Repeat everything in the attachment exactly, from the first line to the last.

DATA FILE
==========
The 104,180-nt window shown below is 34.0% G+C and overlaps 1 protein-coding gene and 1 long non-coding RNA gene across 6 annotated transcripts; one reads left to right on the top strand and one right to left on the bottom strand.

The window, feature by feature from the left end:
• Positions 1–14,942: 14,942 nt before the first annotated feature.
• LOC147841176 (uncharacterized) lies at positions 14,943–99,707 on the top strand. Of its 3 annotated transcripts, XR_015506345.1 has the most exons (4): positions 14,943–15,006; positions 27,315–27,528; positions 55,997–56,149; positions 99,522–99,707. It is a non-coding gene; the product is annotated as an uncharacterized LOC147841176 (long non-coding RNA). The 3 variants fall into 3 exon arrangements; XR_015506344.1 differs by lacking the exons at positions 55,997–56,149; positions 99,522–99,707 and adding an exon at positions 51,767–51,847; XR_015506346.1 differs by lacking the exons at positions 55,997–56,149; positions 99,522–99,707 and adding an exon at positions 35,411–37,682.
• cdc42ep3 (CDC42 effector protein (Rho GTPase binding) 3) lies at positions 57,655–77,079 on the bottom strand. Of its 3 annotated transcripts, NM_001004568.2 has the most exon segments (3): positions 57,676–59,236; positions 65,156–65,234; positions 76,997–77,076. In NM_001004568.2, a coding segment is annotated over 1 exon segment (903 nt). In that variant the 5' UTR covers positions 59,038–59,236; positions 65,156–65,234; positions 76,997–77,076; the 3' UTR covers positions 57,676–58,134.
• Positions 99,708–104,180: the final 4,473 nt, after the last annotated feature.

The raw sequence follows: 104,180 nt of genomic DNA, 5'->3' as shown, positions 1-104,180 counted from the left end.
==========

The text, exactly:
The 104,180-nt window shown below is 34.0% G+C and overlaps 1 protein-coding gene and 1 long non-coding RNA gene across 6 annotated transcripts; one reads left to right on the top strand and one right to left on the bottom strand.

The window, feature by feature from the left end:
• Positions 1–14,942: 14,942 nt before the first annotated feature.
• LOC147841176 (uncharacterized) lies at positions 14,943–99,707 on the top strand. Of its 3 annotated transcripts, XR_015506345.1 has the most exons (4): positions 14,943–15,006; positions 27,315–27,528; positions 55,997–56,149; positions 99,522–99,707. It is a non-coding gene; the product is annotated as an uncharacterized LOC147841176 (long non-coding RNA). The 3 variants fall into 3 exon arrangements; XR_015506344.1 differs by lacking the exons at positions 55,997–56,149; positions 99,522–99,707 and adding an exon at positions 51,767–51,847; XR_015506346.1 differs by lacking the exons at positions 55,997–56,149; positions 99,522–99,707 and adding an exon at positions 35,411–37,682.
• cdc42ep3 (CDC42 effector protein (Rho GTPase binding) 3) lies at positions 57,655–77,079 on the bottom strand. Of its 3 annotated transcripts, NM_001004568.2 has the most exon segments (3): positions 57,676–59,236; positions 65,156–65,234; positions 76,997–77,076. In NM_001004568.2, a coding segment is annotated over 1 exon segment (903 nt). In that variant the 5' UTR covers positions 59,038–59,236; positions 65,156–65,234; positions 76,997–77,076; the 3' UTR covers positions 57,676–58,134.
• Positions 99,708–104,180: the final 4,473 nt, after the last annotated feature.

The raw sequence follows: 104,180 nt of genomic DNA, 5'->3' as shown, positions 1-104,180 counted from the left end.